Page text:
The first exhibition in the UK to focus solely on Goya’s portraits. It will look at a wide range of works across his career, from official commissions depicting monarchs and generals through to informal images capturing close friends and colleagues. Among them, court servants in Madrid,such as Andrés del Peral (c.1797), who was appointed guilder to the court of Charles III in 1785, only a year before Goya’s own appointment as court painter. The exhibition will present new research on the artist and sitters by its curator Xavier Bray, Chief Curator, Dulwich Picture Gallery and ARTES member.

2015-02-Goya-TapestryCartoons
Goya in Madrid. The Tapestry Cartoons 1775-1794
Prado Museum, Madrid
28 November 2014 – 3 May 2015

Curators: Manuela Mena, Head Curator of the Goya and 18th Century Art Department, and Gudrun Maurer, Curator of the Goya and 18th Century Painting Department at the Museo del Prado

The exhibition of over 140 works proposes a new approach to Goya’s tapestry cartoons by treating them as illustrating the artist’s thought processes and development at the beginning of his career. Cartoons are shown alongside the tapestries for which they were made in the Escorial and Pardo palaces. They are compared  with the work of contemporaneous and historic artists to illustrate Goya’s sources and inspiration.

Goya’s War: Los desastres de la guerra: Colorado State Art Museum, Fort Collins

2015-02-Goya-Desastres
Goya’s War: Los desastres de la guerra Colorado State Art Museum, Fort Collins.

A collaboration of the Pomona College Museum of Art and the University Museums of the University of Delaware.

Curated by Janis Tomlinson, Director, University Museums, and circulated by the Pomona College Museum of Art.
Exhibition closes 4 APril 2015

Goya: Order and Disorder, Boston: Exhibition closes 19 January 2015

2015-01-Goya-OrderAndDisorder-MFA
Goya: Order and Disorder, Museum of Fine Arts, Boston. Exhibition closes 19 January 2015.
exhibition dedicated to Spanish master Francisco Goya (1746–1828).
The largest retrospective of the artist to take place in America in 25 years, this exhibition features 170 paintings, prints and drawings. It includes many loans from Europe and the US, including 21 works from the Museo Nacional del Prado in Madrid, along with loans from the Musée du Louvre, the Galleria degli Uffizi, The Metropolitan Museum of Art, the National Gallery of Art (Washington) and private collections. Also on display are some 60 works from the MFA’s collection of Goya’s works on paper.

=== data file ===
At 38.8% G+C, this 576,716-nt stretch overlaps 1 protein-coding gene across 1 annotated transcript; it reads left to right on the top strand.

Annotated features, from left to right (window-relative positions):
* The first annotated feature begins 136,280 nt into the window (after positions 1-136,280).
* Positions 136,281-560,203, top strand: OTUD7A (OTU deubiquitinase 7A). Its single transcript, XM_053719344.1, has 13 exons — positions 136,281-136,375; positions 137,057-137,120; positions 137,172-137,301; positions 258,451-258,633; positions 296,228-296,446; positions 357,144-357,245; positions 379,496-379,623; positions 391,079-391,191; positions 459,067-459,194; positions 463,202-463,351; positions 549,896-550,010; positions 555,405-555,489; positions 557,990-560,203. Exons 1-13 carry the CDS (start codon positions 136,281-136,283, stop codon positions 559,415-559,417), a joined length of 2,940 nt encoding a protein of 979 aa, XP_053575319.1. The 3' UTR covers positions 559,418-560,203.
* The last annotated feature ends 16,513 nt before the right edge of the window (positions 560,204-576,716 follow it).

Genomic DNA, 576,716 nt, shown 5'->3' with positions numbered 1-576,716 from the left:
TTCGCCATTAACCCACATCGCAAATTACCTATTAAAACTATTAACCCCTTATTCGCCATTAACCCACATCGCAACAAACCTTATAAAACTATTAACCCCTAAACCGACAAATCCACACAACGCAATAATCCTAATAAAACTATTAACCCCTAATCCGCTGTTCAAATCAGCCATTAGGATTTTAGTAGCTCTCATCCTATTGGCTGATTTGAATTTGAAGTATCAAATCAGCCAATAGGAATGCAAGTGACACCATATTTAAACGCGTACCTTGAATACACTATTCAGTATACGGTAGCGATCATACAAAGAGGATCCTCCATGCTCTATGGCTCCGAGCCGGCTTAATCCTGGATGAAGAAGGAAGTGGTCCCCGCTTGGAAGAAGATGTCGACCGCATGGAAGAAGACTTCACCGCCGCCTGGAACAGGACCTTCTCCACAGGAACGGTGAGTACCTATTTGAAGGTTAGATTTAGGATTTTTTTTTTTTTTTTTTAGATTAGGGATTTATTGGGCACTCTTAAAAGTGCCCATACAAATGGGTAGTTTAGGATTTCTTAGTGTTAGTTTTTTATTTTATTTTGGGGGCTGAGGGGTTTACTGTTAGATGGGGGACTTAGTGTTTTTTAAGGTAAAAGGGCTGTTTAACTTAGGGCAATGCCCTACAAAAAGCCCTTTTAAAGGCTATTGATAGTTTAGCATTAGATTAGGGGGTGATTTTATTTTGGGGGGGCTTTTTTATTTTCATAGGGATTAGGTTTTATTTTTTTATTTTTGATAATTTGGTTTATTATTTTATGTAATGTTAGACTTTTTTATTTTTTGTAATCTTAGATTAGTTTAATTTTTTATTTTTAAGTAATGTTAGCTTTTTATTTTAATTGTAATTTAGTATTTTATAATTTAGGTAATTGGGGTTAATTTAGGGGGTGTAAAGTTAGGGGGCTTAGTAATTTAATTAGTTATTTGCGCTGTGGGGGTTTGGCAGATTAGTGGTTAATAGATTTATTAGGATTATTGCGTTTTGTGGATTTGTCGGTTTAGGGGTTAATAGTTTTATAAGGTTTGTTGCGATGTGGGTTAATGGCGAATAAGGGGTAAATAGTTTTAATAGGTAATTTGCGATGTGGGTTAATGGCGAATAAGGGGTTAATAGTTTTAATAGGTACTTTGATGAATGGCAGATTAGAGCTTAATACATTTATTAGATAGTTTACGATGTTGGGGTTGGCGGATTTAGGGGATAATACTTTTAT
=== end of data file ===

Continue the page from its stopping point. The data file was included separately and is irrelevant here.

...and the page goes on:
The exhibition catalogue includes texts by Stephanie Loeb Stepanek, Frederick Ilchman, Janis A. Tomlinson, Clifford S. Ackley, Jane E. Braun, Manuela B. Mena Marqués, Gudrun Maurer, Elisabetta Polidori, Sue W. Reed, Benjamin Weiss, Juliet Wilson-Bareau.

Exhibition: Dibujos españoles en la Hamburger Kunsthalle, Prado, Madrid

2014-11-DibujosEsp-HambKunsthalle2014-11-SpanishDwgsHamb-KunsthalleSpanish Drawings from the Hamburger Kunsthalle: Cano, Murillo and Goya, Museo del Prado, 30 October 2014 – 8 February 2015.
Previously on display as The Grand Gesture: Drawings from Murillo to Goya from the Hamburger Kunsthalle, at the Meadows Museum, Dallas, this exhibition has moved to the  Museo Nacional del Prado, Madrid.
A significant percentage of the collection, acquired for the Kunsthalle’s Kupferstichkabinett  (Department of Prints, Drawings and Photography) by its first Director, Alfred Lichtwark (1852-1914), is on view.
The exhibition is accompanied by a complete catalogue of all the drawings in the collection, written by Jens Hoffman-Samland with the collaboration of María Cruz de Carlos Varona, Gabriele Fialdi, José Manuel Matilla, Manuela Mena and Gloria Solache, curators at the Museo del Prado.
The exhibition has been co-organized by the Meadows Museum, SMU; the Museo Nacional del Prado; the Hamburger Kunsthalle; the Centro de Estudios Europa Hispánica; and the Center for Spain in America.